The heat was hard to beat around the US last month, making it the 11th warmest July on record. Meanwhile, the sweltering temperatures the last three months brought the warmest May through July on record, according to scientists at NOAA’s National Centers for Environmental Information.
According to the 28th annual State of the Climate report, 2017 was the third warmest year on record for the globe, behind 2016 and 2015. The planet also experienced record-high greenhouse gas concentrations as well as rises in sea level, while Arctic maximum sea ice coverage fell to a record low.
The American Meteorological Society published its “State of the Climate in 2017”, reporting that the sea level last year was the highest annual average since 1993. The sea level has increased for the sixth consecutive year. As for the Arctic, sea ice extent continued to see low levels.
The work group for the Rotterdam-Moerdijk Industrial Cluster has published a report with concrete proposals that will allow the regional sector to contribute to the achievement of the climate goals. Technically speaking, these proposals could be implemented today, the Port said in a statement.
The Great Barrier Reef could be hit with repeat coral bleaching events every two years by 2034 under current greenhouse gas pollution rates, according to a new report by Climate Council, revealing that accelerating climate change has driven a 54% increase in the number of marine heatwave days each year.
Persistent warm temperatures around the world last month made for the 5th warmest June ever and the first half of the year the 4th warmest for the planet, according to NOAA’s monthly analysis. The average global temperature in June was 1.35 degrees F above the 20th-century average of 59.9 degrees.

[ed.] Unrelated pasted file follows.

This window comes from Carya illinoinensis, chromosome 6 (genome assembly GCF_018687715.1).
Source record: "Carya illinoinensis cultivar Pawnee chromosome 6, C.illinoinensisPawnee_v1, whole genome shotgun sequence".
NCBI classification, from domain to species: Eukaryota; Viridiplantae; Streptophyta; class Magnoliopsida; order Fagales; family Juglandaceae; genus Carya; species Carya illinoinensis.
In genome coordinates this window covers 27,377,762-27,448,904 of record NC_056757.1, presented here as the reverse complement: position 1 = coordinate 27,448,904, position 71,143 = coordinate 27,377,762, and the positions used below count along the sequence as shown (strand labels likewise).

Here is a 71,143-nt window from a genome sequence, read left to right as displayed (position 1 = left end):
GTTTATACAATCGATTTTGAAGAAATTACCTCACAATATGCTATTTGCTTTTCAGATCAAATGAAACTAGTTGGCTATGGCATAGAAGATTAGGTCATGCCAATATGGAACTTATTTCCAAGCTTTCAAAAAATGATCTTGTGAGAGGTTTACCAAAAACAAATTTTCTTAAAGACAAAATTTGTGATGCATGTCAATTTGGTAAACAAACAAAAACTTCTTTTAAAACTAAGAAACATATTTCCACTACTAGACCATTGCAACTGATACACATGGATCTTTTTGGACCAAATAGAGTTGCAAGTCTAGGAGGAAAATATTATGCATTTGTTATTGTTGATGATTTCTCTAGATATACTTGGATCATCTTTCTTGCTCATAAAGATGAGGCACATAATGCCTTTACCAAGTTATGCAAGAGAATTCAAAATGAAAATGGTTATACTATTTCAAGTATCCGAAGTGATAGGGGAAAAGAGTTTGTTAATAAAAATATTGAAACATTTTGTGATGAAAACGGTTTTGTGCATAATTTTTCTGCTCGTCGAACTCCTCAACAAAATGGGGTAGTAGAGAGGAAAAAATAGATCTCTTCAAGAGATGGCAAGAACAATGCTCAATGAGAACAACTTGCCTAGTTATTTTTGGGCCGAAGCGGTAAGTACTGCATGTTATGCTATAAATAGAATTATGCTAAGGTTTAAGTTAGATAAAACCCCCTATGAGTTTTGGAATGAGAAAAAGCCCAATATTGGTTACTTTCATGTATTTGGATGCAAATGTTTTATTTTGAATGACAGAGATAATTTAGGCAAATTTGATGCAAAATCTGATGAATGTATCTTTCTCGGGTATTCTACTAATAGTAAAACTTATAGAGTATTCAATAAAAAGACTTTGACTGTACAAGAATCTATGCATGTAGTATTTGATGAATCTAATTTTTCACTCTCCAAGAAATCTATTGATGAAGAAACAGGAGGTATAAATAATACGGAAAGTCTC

In its latest Shipping Review, Allianz noted that climate change is impacting ice hazards for shipping, opening new trade routes in some areas, while increasing the risk of ice in others. Arctic ice has been thinning over the past 40 years, bringing new opportunities for shipping, but also environmental concerns.
The world’s oceans are likely to become more acidic than at any time in the past 14 million years, according to a new research led by UK’s Cardiff University. Under a ‘business-as-usual’ future scenario where we continue to emit same CO2 as today, atmospheric CO2 would be near 930 parts per million in 2100.
In the beginning of the year, New York sued five major oil companies. Namely, it demanded ExxonMobil, Chevron, BP, Royal Dutch Shell and ConocoPhillips to pay for the cost of protecting the city from the arising threat that the climate change poses. However, a New York federal judge dismissed the city’s complain.
The remote location of polar oceans, their vastness and dangerous environment raise significant challenges when gathering data and conducting science. However, advances in technology are providing new opportunities for data collection that go beyond what was possible even 20 years ago.
- Maritime Knowledge
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